Floyd Mayweather Vs Conor McGregor Is The Fight We Deserve

Last year, it was the presidential candidate who spewed the most vulgarities and instigated the most provocations, who owned the thinnest resume, who won it all. So it’s feeling almost like an era of the stuff, when you look at what boxing is giving us this weekend.

Floyd Mayweather vs Conor McGregor, set to air Saturday on Showtime Pay-Per-View, is all spectacle and no substance. Let’s back up: The fight itself isn’t even the main event. It was, instead, the series of press conferences and interviews, where McGregor repeatedly hurled racist invective at fellow provocateur Mayweather, who was somehow the least inflammatory of the two but still managed to throw a “faggot” into the mix.

All of that, somehow, will provide more entertainment — if you can call it that — than we’re likely to get Saturday. And not for lack of effort to convince us that somehow this won’t be a one-sided blowout. Mayweather usually throws money around and boasts about how much better he is than his opponent on the principle that “making a bunch of people hate me and pay to see me lose and/or being flashy for the audience that cares about such things” will move more units than “selling the public that my opponent has a chance.” This time, he’s talking up the reasons he might lose: he’s 40, he’ll tell you; he hasn’t fought in two years; he has lost his competitive zeal; McGregor is naturally bigger; McGregor is undefeated “standing up” trading punches as a mixed martial artist.

McGregor has seized upon the same arguments, but while he’s carried his end of the press tour, he has done a lot less to actually make anyone believe he has a chance. His sparring footage is pathetic. His shadow boxing and heavy bag work evokes chuckles; he looks like the amateur he is, what with this being his pro boxing debut, and probably not the kind of amateur who would do very well in an amateur tournament, either. His best advertisement? A few seconds of video of him punching Paulie Malignaggi, a retired boxer turned commentator who hadn’t been training and came in for a sparring session.

It’s such a mismatch ringside physicians don’t think it even should have been allowed. With events like this, people try to convince themselves — lubricated by the promotion — that it might be competitive. But it’s the best boxer of his generation against a guy from another sport making his debut in the boxing ring. Even at 40, even out of the ring for a while, Mayweather has always stayed in superb condition and there just aren’t enough miles on the odometer to make it so this defensive master will struggle with a big, slow, awkward-punching boxer.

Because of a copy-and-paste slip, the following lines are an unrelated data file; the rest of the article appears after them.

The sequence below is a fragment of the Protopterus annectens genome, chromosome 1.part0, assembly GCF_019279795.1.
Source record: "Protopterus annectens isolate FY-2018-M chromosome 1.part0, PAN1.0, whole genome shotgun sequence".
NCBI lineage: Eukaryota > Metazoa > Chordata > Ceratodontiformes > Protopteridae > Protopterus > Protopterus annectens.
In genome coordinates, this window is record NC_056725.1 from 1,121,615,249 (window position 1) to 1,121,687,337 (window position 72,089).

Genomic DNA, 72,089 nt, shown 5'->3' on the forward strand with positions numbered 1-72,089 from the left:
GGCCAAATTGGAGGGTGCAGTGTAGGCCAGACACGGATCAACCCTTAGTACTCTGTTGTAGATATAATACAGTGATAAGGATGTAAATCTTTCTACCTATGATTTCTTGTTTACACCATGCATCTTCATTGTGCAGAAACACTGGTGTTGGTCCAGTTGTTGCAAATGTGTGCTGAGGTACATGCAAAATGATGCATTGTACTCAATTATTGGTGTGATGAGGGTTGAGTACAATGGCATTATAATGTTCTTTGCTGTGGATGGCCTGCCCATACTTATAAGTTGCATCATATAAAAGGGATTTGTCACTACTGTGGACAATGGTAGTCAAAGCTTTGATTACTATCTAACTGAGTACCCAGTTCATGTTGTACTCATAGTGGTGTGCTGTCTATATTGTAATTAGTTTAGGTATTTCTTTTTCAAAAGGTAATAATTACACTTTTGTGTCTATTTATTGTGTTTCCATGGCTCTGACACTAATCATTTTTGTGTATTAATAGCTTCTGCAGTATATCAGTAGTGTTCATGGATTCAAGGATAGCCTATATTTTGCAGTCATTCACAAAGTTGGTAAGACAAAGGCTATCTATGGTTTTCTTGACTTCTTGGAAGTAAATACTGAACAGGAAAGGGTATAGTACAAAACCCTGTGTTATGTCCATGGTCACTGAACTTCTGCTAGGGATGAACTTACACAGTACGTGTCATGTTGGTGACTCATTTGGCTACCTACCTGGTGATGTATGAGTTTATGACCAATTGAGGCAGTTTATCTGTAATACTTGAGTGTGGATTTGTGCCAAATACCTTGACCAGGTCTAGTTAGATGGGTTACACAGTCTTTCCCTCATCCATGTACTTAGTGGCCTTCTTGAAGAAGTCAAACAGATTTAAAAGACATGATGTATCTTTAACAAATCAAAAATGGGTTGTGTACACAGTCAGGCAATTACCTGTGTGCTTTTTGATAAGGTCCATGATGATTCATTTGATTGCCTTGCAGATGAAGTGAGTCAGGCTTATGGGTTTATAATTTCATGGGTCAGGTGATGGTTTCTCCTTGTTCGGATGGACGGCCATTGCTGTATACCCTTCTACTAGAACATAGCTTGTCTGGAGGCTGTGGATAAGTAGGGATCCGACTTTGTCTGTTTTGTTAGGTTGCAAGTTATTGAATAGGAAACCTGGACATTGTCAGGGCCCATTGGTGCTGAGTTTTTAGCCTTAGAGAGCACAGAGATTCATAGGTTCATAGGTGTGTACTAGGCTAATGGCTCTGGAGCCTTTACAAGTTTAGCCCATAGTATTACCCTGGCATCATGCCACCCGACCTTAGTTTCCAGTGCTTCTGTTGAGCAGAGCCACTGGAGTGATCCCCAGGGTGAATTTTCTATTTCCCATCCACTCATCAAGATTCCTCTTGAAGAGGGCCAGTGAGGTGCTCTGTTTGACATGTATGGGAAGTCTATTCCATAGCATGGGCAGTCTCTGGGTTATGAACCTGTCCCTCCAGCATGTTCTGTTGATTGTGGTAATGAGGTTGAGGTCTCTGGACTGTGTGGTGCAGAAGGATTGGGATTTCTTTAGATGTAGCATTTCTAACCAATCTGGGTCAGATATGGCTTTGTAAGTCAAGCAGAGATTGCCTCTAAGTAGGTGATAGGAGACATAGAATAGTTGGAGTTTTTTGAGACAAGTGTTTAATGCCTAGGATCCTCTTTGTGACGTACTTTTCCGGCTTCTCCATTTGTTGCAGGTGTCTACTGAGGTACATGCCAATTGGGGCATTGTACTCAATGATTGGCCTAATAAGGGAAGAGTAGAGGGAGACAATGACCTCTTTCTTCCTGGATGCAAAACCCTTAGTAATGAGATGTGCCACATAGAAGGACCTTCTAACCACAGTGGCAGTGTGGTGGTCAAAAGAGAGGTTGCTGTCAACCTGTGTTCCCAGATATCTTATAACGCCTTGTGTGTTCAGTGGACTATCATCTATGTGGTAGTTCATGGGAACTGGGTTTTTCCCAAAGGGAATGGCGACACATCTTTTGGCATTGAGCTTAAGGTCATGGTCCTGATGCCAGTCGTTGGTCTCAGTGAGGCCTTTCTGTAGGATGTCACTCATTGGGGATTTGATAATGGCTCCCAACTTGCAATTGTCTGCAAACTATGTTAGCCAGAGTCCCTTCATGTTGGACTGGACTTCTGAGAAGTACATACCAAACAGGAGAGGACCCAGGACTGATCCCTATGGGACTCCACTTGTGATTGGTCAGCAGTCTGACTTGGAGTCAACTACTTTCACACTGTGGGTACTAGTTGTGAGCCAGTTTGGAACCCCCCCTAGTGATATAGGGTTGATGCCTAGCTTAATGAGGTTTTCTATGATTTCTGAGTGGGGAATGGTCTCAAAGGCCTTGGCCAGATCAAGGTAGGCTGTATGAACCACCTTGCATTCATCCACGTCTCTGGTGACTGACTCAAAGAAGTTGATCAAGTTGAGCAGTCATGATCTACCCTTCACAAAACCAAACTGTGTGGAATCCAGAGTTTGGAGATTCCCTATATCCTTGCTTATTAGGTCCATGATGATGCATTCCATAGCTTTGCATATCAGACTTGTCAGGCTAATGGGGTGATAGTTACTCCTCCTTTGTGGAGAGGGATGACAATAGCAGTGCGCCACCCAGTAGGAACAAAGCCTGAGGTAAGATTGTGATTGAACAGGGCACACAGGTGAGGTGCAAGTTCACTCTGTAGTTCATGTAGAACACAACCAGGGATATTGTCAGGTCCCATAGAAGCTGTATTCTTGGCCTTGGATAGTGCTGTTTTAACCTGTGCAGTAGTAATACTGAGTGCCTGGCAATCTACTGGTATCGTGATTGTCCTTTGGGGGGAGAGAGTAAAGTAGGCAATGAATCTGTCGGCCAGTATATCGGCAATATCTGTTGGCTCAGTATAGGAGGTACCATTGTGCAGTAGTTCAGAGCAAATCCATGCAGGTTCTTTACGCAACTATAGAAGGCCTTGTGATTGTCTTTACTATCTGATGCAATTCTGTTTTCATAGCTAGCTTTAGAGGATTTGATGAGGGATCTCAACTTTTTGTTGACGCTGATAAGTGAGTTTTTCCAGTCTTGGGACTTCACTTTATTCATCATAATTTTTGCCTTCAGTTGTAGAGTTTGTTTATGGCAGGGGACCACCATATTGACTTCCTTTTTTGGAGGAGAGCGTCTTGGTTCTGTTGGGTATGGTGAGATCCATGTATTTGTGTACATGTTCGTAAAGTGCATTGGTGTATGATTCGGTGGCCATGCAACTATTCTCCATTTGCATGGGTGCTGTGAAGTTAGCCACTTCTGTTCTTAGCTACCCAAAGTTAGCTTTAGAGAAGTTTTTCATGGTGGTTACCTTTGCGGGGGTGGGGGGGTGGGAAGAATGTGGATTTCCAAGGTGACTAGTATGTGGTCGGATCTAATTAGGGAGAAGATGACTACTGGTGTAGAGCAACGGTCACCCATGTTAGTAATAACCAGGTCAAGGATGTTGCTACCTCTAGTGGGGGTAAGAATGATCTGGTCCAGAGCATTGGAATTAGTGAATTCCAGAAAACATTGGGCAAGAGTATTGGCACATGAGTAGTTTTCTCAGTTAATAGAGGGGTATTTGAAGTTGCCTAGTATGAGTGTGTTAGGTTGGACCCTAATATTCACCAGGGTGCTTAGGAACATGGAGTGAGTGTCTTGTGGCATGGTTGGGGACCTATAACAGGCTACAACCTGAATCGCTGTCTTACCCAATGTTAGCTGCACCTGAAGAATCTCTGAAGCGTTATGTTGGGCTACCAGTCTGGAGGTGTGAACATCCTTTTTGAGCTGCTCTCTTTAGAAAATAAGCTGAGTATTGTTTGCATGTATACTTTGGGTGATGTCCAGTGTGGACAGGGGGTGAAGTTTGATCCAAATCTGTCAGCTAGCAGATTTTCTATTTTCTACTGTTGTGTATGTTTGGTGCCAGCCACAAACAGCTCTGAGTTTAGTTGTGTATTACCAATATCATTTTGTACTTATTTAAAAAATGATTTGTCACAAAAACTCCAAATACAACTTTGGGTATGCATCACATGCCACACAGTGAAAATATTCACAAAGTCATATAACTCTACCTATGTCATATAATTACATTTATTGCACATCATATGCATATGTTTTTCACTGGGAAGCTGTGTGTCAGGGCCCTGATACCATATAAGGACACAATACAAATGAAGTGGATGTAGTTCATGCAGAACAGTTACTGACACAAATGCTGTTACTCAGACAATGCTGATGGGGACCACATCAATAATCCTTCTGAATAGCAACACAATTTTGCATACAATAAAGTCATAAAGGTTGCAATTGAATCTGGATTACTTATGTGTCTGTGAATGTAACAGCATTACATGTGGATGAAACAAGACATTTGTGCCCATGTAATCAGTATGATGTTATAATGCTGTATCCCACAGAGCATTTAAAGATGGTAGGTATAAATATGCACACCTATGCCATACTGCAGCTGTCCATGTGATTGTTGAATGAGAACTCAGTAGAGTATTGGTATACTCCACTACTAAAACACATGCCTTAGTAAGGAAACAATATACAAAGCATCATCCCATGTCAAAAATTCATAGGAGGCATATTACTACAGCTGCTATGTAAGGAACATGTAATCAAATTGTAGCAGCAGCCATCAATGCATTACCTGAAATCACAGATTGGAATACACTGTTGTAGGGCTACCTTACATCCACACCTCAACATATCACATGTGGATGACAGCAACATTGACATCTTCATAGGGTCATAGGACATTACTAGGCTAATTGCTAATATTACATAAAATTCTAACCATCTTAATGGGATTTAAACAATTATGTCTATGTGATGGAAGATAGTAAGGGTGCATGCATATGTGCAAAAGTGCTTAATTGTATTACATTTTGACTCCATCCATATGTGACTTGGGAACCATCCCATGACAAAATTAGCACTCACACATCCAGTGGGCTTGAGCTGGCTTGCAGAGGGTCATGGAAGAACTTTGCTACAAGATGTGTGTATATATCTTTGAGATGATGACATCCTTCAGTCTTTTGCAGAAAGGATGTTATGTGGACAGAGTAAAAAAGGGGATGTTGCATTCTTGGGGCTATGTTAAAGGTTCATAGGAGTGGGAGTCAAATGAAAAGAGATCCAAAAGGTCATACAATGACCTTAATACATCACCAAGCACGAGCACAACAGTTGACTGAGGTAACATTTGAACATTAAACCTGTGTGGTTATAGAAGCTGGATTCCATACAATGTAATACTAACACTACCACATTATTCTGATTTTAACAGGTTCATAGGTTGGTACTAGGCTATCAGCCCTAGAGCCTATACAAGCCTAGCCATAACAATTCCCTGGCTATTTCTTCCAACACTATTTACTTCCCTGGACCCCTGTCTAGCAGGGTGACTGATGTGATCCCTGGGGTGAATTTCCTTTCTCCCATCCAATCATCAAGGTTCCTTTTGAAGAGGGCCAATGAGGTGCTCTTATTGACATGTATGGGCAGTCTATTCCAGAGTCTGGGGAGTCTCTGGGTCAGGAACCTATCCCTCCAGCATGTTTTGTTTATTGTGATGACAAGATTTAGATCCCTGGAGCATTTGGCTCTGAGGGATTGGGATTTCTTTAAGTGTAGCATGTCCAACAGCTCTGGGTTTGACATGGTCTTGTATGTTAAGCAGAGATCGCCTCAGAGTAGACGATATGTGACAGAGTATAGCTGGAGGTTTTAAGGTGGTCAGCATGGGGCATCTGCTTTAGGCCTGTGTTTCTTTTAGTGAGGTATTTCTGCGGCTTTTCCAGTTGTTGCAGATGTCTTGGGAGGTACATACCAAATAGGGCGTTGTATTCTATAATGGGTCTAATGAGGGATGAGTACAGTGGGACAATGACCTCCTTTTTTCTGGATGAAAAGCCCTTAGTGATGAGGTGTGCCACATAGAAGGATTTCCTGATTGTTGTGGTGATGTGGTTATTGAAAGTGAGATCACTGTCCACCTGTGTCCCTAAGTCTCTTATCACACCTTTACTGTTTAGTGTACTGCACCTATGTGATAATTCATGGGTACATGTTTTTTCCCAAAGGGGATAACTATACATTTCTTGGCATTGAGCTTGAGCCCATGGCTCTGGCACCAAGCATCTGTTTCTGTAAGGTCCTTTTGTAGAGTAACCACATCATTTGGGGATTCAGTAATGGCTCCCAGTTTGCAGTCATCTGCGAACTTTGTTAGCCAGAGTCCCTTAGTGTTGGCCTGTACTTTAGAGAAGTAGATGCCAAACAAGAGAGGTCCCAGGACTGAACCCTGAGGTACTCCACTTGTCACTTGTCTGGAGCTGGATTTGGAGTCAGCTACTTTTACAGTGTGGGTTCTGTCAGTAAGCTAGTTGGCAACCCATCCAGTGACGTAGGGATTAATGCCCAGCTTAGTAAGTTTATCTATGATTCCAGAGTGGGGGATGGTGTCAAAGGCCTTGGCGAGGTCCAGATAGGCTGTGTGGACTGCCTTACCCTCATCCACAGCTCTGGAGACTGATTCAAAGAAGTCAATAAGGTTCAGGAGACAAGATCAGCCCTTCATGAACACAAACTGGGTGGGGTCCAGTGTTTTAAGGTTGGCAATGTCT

If you’re a boxing fan, this is the kind of fight you buy when you’re a Floyd Mayweather fan or the kind of viewer who tunes in for pretty much everything. If you’re an MMA fan, who knows, maybe you’re a McGregor fan or maybe you’re hoping he can pull off the miraculous upset and have bragging rights about which sport has the truest fighters. Those two audiences would be enough to make this a money-printing factory.

But it’s the casual or non-fans who are going to push it over the top. They’re the car crash neck-craners. They’re the people who watch something because everyone is talking about it, and don’t want to miss the water cooler talk at work on Monday. They’re the sadists who heard all the nasty trashtalking on the media tour and want to see one guy or the other get bashed. They’re the rubes who somehow have been made to believe this fight will be competitive or entertaining.

All of them — all of us — are going to get what we deserve: A bad, meaningless freak show. We’re the ones who are going to throw our money at this grotesquerie. The difference between Floyd Mayweather vs Conor McGregor and the 2016 election is that it won’t be close or dramatic, and the guy with the thinner resume in his newly-adopted field won’t defy all the pundits and win.

(LONDON: Floyd Mayweather Jr. and Conor McGregor during the Floyd Mayweather Jr. vs Conor McGregor World Press Tour at SSE Arena on July 14; Photo: Matthew Lewis/Getty Images)

About Tim Starks

Tim is the founder of The Queensberry Rules and co-founder of The Transnational Boxing Rankings Board (http://www.tbrb.org). He lives in Washington, D.C. He has written for the Guardian, Economist, New Republic, Chicago Tribune and more.

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